Els, playing four groups ahead, would also start fast, making birdies on four of the first five holes, but it would require a suspension of reality to call this a fiercely contested golf tournament. Having arrived in St. Andrews after a week of fishing in Ireland, Woods nevertheless was, in the opinion of swing coach Butch Harmon, the most nervous he had ever been going into a major championship.
The Old Course's quirky nature and partiality to a long-left shot off the tee were Woods' primary concerns, but Tiger didn't leave his hook in the tackle box. Early on, it was obvious he had perfected a pronounced draw that would avoid trouble, a dramatic departure from the beeline fade that has long been his bread and butter. "One of the shots I've been struggling with for most of the year is sweeping the ball, arcing [his downswing] properly and getting it to go right to left," he said. "There are about nine holes here where you have to shape the ball, bend it back up into the wind just to keep it on the green."
A dry Scottish summer yielded 31/2 days of gorgeous sunshine last week, turning the Old Course into a dirt hockey rink. "The fairways are rolling faster than the greens," said Duval, who played through a back sprain and had more trouble picking his ball out of the cup than getting it there. Added Phil Mickelson: "The fairways are wide, the ball's rolling a mile and the weather is perfect. If you don't shoot five or six under par [each day], you can't honestly say you played very well."
That Mickelson's comment came after the third round was a timely statement, an indictment of the game's best performers for not keeping up with Woods. Els took the first-round lead alone with a 66, then came out the next morning in calmer, slightly softer conditions and shot 38 on the front. Tom Lehman played the final 52 holes without a bogey but made just four birdies all weekend. He finished tied for fourth with David Toms. Mickelson shot a 30 on the back nine Friday, positioning himself nicely, then couldn't make a putt on Saturday and shot 71.
Despite the fact that the Old Course barely played above par (72.39) the entire week, the world-class composite of Mickelson, Colin Montgomerie, Davis Love III, Vijay Singh, Jesper Parnevik, Sergio Garcia and Jim Furyk all combined to shoot one under during the final 36 holes. The oddsmakers must have known something—Woods began Saturday morning with a three-stroke lead, by no means insurmountable, but was listed somewhat preposterously as a 2-to-11 favorite to win the title.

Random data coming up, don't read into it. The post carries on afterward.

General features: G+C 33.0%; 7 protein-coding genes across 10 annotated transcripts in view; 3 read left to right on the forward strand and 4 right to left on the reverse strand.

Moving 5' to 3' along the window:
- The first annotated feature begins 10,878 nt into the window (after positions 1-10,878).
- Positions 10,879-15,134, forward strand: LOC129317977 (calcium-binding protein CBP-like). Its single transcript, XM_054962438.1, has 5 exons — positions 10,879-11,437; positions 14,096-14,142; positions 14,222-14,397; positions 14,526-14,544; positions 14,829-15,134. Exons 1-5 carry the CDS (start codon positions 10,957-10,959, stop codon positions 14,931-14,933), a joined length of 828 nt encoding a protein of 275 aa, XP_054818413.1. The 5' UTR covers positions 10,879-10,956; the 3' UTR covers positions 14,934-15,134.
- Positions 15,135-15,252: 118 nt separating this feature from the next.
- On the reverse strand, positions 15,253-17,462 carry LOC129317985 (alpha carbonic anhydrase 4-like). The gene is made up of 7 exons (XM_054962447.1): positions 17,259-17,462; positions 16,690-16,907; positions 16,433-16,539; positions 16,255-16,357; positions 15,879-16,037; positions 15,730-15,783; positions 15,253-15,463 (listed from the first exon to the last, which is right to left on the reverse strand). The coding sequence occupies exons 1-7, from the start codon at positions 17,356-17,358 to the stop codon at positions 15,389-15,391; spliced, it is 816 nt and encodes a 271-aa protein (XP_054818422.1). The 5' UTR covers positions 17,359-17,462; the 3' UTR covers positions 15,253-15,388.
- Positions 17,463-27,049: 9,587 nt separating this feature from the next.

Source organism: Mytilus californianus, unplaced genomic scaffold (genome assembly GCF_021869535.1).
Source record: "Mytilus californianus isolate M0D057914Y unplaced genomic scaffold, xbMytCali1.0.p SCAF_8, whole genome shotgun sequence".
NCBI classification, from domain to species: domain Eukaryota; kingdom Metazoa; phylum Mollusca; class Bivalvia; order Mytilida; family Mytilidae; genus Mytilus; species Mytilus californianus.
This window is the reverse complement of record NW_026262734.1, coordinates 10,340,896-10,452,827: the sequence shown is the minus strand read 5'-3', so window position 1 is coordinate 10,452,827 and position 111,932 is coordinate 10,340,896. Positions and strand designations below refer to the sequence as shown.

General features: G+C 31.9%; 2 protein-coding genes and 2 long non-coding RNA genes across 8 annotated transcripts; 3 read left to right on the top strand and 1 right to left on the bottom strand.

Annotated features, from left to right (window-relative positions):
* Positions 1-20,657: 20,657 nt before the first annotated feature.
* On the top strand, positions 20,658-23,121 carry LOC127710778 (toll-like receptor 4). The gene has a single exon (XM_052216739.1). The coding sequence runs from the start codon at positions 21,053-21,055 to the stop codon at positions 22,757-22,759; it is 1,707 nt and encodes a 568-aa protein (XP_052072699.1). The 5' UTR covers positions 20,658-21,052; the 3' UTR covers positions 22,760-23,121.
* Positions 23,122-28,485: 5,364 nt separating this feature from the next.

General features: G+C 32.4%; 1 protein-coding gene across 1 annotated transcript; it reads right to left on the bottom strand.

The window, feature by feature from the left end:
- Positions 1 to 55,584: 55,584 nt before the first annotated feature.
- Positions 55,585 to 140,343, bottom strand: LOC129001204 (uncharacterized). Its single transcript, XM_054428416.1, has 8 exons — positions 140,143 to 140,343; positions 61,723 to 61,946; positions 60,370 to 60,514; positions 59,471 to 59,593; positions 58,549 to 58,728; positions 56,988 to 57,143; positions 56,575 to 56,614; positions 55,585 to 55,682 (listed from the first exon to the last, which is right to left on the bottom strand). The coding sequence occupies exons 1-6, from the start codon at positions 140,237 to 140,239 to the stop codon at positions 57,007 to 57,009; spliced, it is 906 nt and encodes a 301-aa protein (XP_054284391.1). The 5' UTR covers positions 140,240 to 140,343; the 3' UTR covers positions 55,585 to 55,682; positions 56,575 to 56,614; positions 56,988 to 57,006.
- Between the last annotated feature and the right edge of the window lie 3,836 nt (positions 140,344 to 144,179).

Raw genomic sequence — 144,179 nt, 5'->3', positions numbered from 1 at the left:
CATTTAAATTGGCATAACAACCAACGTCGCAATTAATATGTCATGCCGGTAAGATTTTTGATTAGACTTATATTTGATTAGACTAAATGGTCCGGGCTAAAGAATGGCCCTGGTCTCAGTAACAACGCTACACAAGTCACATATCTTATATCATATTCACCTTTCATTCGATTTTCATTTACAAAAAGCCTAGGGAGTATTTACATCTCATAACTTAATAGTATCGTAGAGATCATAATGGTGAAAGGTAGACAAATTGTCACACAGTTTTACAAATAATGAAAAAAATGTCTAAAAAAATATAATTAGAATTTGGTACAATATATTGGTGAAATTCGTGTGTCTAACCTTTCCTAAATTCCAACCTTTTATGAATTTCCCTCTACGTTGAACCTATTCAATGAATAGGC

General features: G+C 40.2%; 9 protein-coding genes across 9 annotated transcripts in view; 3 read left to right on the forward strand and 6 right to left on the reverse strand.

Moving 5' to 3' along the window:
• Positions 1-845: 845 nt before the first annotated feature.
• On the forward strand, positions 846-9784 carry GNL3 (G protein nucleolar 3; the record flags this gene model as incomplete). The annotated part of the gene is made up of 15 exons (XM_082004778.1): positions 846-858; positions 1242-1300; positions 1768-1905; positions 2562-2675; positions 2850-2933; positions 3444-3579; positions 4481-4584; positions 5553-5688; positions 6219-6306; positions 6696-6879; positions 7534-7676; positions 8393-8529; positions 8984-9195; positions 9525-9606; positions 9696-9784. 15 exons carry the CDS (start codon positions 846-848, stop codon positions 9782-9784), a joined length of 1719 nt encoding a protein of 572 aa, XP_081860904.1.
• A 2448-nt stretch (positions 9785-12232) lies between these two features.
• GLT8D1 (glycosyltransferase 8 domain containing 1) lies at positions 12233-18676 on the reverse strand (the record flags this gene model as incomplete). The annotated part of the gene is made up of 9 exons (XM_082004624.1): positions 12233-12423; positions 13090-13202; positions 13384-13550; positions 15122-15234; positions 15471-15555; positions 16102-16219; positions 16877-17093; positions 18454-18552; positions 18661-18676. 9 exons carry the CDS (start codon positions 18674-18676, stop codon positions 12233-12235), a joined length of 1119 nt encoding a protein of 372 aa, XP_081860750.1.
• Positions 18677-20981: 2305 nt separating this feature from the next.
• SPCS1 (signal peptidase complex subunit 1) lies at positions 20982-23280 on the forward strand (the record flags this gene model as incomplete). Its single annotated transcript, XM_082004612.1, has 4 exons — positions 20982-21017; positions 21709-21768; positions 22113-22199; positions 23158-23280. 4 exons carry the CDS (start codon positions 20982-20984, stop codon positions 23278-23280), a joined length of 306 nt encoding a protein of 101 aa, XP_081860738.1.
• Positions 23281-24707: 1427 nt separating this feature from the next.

By Sunday morning, the lead was six. The bookies took Tiger out of play.
"I definitely think in America, when he pops up on the leader board, everybody else seems to back off," said Bjorn, one of the few who didn't. "What he does week in and week out in America, it's no wonder people get scared when they see his name, because you never know with the guy. He makes five, six, seven birdies on the trot and doesn't seem to stop. I don't think players like Els, Duval and Montgomerie are very far off him. I think they just get intimidated by the way he does things because he does them every week."
Duval relished the opportunity to square off against Woods in the final round, birdieing the 18th Saturday to earn the right. At the time, he trailed Woods by two strokes, and things were looking a lot better than they would later. "I just wanted to be there," Duval said of the final pairing. "It will be a circus. It will be exciting, a slugfest, whatever you want to call it. You get to look him in the eye, and if I can swing the golf club like I have the last few days and putt like I have been, I can show him I've got a little game going right now, too."
The bad news is that Duval fell on his face. The good news is that there's always another golf tournament, in this case the PGA Championship next month. Woods has never played Valhalla, but as the first man since Nicklaus (1972) to hold three major championship titles simultaneously, one might surmise the Wanamaker Trophy could stay right where it is.
"I'm surprised by some of the fortunate breaks I've gotten, which gave me a chance to win by the margins I have," he said. "I hit some bad shots out there over the four days, but they ended up all right. That's what you need. You need to have luck on your side. Tom Watson likes to say he's the luckiest man who ever lived, and he won five British Opens."
As Woods spoke, his mother, Kultida, lifted a camera to her face and took a single snapshot, a photograph in which no one else could possibly be in the frame. Her son stands alone, his distance from everyone else much closer to a mile than a quarter-inch. "The fact that Tiger is coming along doesn't bother me in the least," Nicklaus said. "As a matter of fact, it may sound a bit silly for me to say this, but I'm kind of rooting for someone to come along and break my records, and if it's Tiger, that's fine."
Looks like he'll have a lot to cheer about.